2023 Haval Jolion Hybrid vs Toyota Corolla Cross hybrid review

Cheap to buy doesn’t always mean good value. Should you take a chance on a Jolion hybrid, or stump up for a Corolla Cross?

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Things we like

  • COROLLA CROSS: Supple ride, efficient hybrid, great steering
  • JOLION: Low price, spacious rear seat, exciting cabin design

Not so much

  • COROLLA CROSS: Cheap cabin materials, expensive, average back seat
  • JOLION: Convoluted infotainment, mushy brake pedal, driving position

History repeats itself, and history is happening faster than ever before. What took Japan 40 years and Korea 20 years, China’s looking to do in a 10-15 year span – or so they say. Frightening times to be an established manufacturer like Toyota.

To test this theory, we grabbed two fresh-faced small SUVs with hybrid powertrains for a duel: Toyota’s now-benchmark Corolla Cross in GXL AWD guise, and our Haval Jolion Ultra Hybrid long-termer.

Toyota established itself as the hybrid hero when the Prius debuted in August 1997, and has continued to refine its series-parallel recipe to this day. It was widely accepted as the industry benchmark for seamless operation (and still is for efficiency) but recently, rival brands have begun to challenge all that.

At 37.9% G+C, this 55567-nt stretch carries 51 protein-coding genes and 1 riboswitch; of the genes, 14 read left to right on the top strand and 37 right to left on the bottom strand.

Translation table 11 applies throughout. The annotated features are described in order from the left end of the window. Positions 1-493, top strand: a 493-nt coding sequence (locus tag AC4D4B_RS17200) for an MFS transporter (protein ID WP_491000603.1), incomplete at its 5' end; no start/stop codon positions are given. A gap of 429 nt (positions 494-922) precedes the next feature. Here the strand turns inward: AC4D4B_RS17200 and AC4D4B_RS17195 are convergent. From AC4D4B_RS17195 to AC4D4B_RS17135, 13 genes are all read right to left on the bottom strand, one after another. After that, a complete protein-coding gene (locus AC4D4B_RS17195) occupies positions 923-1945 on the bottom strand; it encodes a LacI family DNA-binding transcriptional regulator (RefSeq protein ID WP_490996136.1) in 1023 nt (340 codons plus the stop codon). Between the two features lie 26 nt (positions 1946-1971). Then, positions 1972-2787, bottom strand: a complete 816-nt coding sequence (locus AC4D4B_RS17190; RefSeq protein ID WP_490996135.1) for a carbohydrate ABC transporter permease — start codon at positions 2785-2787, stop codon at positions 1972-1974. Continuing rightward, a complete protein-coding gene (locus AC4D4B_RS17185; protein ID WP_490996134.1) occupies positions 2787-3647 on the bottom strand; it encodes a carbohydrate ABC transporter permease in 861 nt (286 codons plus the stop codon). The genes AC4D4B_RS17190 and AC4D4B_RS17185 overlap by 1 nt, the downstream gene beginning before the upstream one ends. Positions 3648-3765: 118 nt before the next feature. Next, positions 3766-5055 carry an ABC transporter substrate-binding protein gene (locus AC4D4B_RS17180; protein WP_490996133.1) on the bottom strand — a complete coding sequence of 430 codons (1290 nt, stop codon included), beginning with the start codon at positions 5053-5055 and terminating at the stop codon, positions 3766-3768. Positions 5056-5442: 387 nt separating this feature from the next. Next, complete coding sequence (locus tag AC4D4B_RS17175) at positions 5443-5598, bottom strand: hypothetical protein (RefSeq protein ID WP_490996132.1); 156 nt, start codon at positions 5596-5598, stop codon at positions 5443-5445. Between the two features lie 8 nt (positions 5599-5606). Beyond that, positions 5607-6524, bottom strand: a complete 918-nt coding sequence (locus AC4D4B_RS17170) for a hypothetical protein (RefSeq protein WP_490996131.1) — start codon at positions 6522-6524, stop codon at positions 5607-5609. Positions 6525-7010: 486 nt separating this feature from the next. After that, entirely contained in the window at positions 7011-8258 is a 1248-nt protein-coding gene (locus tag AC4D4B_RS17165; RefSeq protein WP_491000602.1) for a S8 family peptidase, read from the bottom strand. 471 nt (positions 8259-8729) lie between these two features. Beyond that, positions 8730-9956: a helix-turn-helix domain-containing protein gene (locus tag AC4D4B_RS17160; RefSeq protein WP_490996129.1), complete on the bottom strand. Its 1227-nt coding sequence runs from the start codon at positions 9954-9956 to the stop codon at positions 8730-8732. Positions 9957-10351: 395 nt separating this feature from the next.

Haval is one of them, with the Jolion featuring a different take on the hybrid with its ‘dedicated hybrid transmission’ (DHT) that uses two fixed ratios (a launch and cruise gear), with the electric motor working to fill in the gaps.

Toyota's 'eCVT' is a similar system in principle, but with different electronic control systems, it differs markedly on the road.

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Pricing and features

The Jolion immediately takes the lead in value stakes.

Haval sells the Jolion Premium with a punchy turbo-petrol engine, 17-inch alloys and 10.25-inch touchscreen from as low as $27,990 drive-away, and our flagship Ultra Hybrid is a still-reasonable $39,990 on the road in any state.